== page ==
To the South-west now where a music teacher is going to unusual lengths to bring singing back to the classroom. Not only does Roslyn Happ think "doe, ray, me" improves the childrens' behaviour, she also claims it boosts their academic performance. Ms Happ is not satisfied with the amount of singing currently in schools and is pushing for students and teachers to sing every day. Leonie Harris reports on the new sound of music emanating from Augusta Primary School.
LEONIE HARRIS: In many ways, Augusta Primary School is like any other - the students play sport, chat during recess and colour in. But they also sing every day.
ROSLYN HAPP, TEACHER: (Singing) Good afternoon everybody.
CHILDREN: Good afternoon Ms Happ.
LEONIE HARRIS: For years, music teacher Roslyn Happ has been frustrated by the lack of daily singing in schools and poor musical standards. Now she's doing something about it.
She recently won a Music Council of Australia award on how to get more people singing. Her proposal was for singing intensives and here in Augusta she's put her idea into practice.
She spent half a day a week at the school teaching every student from grade two to grade seven. It's not voluntary, the whole school does it, including the teachers.
ROSLYN HAPP: Boy, girl, bright, whatever, you have a go.
LEONIE HARRIS: Roslyn Happ says since the introduction of music specialist, daily singing has disappeared from the classroom and it's time it was reinstated.
ROSLYN HAPP: I am not against music specialists I just think that if we had programs of singing in the classroom, the music specialists could do special music.
LEONIE HARRIS: In Augusta, the children learn vocal warm-up exercises to look after their voices but also learn to warm up and use their bodies.
All children also get individual attention. In small groups, Roslyn Happ is able to help those who are struggling or encourage natural singers.
ROSLYN HAPP: Would you start the counting and we will join in after 10.
KANE BROWN, YEAR 5: I used to like music but I never sang.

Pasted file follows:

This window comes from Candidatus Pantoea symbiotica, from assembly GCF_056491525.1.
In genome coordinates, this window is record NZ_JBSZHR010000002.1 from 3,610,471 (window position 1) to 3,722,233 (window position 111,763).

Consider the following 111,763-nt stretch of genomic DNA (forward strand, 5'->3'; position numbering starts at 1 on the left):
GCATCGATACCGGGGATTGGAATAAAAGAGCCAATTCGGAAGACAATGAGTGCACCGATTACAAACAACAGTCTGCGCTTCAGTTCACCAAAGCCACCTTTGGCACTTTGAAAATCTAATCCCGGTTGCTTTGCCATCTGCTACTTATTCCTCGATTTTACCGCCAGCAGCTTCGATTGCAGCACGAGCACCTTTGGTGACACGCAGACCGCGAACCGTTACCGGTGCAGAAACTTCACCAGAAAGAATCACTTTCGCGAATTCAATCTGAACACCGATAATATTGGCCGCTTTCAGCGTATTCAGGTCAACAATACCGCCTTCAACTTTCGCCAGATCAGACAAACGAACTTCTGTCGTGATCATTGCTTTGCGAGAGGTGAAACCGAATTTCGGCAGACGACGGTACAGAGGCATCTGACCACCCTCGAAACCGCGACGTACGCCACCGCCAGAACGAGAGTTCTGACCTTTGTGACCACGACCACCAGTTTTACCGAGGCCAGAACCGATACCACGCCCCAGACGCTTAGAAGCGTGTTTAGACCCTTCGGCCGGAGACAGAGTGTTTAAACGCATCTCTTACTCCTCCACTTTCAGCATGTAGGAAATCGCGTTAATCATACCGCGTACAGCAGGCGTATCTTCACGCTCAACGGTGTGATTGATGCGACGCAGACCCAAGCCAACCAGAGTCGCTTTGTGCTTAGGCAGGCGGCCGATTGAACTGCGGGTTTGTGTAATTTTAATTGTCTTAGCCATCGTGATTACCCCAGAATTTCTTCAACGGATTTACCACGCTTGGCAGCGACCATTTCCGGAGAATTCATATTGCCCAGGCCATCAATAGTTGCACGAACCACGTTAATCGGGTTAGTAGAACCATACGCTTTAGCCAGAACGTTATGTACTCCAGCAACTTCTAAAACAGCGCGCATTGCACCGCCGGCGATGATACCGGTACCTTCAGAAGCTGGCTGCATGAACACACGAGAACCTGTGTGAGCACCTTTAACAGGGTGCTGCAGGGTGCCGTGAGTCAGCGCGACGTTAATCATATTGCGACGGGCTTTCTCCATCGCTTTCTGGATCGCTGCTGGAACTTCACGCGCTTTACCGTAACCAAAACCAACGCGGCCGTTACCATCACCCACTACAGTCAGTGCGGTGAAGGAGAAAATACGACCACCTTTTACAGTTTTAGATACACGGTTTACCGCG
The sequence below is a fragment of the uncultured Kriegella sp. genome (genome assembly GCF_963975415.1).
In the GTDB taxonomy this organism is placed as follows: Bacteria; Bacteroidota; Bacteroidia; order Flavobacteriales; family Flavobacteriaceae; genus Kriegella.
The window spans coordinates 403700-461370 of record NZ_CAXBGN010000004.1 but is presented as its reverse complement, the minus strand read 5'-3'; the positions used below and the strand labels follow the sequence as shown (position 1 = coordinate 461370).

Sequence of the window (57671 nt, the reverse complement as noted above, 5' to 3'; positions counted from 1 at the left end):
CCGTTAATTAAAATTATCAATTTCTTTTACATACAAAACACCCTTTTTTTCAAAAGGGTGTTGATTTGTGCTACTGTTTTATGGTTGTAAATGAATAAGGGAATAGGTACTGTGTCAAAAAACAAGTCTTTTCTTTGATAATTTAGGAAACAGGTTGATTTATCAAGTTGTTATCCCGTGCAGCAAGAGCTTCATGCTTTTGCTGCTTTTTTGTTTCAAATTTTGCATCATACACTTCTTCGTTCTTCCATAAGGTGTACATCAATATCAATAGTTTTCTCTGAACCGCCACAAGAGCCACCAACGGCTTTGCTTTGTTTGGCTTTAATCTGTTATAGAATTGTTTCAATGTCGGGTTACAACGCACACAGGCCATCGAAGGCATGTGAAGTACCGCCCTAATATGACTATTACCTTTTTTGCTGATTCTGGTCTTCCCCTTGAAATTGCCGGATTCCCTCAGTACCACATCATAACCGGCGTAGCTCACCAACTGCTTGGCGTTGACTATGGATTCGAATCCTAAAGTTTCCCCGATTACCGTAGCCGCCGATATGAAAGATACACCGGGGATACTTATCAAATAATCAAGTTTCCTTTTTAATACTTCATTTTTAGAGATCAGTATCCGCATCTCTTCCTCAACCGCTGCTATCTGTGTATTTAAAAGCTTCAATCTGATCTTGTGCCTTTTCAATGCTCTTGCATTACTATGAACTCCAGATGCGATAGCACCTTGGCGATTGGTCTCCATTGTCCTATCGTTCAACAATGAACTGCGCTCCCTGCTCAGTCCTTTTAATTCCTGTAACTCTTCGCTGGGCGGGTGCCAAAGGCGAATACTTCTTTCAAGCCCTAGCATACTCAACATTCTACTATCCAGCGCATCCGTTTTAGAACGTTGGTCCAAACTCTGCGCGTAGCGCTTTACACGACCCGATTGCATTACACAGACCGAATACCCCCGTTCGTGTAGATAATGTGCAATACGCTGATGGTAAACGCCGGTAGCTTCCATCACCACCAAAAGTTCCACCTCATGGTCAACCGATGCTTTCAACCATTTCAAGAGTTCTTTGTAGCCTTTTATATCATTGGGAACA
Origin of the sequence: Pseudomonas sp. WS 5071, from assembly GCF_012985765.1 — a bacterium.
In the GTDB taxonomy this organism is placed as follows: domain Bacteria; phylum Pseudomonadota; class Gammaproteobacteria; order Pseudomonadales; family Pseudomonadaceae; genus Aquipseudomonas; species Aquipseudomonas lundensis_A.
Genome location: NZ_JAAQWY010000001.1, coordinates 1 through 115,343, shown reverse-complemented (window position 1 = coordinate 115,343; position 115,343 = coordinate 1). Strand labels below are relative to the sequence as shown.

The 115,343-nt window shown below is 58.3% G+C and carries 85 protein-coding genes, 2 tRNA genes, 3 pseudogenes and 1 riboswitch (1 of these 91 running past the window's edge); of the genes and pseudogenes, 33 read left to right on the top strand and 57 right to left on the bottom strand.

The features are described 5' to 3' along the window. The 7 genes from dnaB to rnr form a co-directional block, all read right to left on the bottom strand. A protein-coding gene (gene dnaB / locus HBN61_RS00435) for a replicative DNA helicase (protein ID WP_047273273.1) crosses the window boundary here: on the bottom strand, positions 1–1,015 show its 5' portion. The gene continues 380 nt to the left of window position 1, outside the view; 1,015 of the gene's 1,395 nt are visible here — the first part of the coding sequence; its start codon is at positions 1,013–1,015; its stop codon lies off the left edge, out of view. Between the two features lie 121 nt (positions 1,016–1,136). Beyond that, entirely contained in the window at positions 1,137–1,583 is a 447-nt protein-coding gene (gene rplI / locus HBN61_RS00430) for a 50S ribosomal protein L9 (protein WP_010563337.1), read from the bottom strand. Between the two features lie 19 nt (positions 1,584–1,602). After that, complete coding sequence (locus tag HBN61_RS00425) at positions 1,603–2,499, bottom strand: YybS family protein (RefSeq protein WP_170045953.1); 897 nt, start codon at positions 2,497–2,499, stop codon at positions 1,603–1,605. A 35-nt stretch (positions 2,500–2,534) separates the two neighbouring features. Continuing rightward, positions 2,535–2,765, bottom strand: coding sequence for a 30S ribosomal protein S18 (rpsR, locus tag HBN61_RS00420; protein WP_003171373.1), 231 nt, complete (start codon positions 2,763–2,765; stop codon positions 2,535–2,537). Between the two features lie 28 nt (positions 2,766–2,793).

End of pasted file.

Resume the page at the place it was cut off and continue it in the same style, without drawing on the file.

STUDENT: I never liked it but when Ms Happ came, I enjoyed.
TYSON WAMKE, YEAR 7: It's confidence I like about it really. I just like it, I guess.
LEONIE HARRIS: The school says it's seen fantastic results and not just musically. The children are better behaved, have longer attention spans and for some the singing has unlocked their creativity. It's been particularly good for boys.
ROSLYN HAPP: They just love it when they're by themselves and they love the attention. Maybe, they might spend ten minutes with me but it makes a big difference to their confidence.
MYLES REES, PRINCIPAL: In my experience with singing in schools and particularly, say, trying to set up a choir that it is not the choir or the cool thing or the done thing, but my experience here at Augusta school is it's not a choir, we're out there having fun and learning all these new moves.
LEONIE HARRIS: The principal, Myles Rees, is a father of two and says all the students now enjoy regular singing.
MYLES REES: I've seen them cooperating and joining in together and having fun. So real enjoyment, particularly for boys.
LEONIE HARRIS: Roslyn Happ says the overall impact singing has on children's learning is often overlooked.
ROSLYN HAPP: They have to pronounce the words really well, so it helps enormously with their pronunciation which helps with their spelling and they're doing through a part of the brain which is the rhythmic part of the brain which develops mathematics. If that's the three R's they're looking for, I couldn't think of anything that boosts ability in those areas more than singing.
Do you reckon you get it right the first time?
ROSLYN HAPP: I reckon you could.
LEONIE HARRIS: Here, there is also a focus on teaching the teachers with the aim that daily singing is continued throughout the year.
ROSLYN HAPP: I would say there is not one single teacher who says they are a confident singer. But they are getting the children to lead the class, and they're starting to realise that the children... it lifts the spirit of their classroom.
LEONIE HARRIS: The end of six weeks of singing culminates in a concert for the parent, who have tolerated weeks of ABBA practice.
These audience members are blithely unaware that they are next in the sights of Roslyn Happ, who aims to get them singing with the children. And she hopes that other schools will take up the practice of daily singing .
ROSLYN HAPP: We just have to decide that's what we want. I mean, everybody knows how good it is for the children. And we are just not facing that it isn't happening.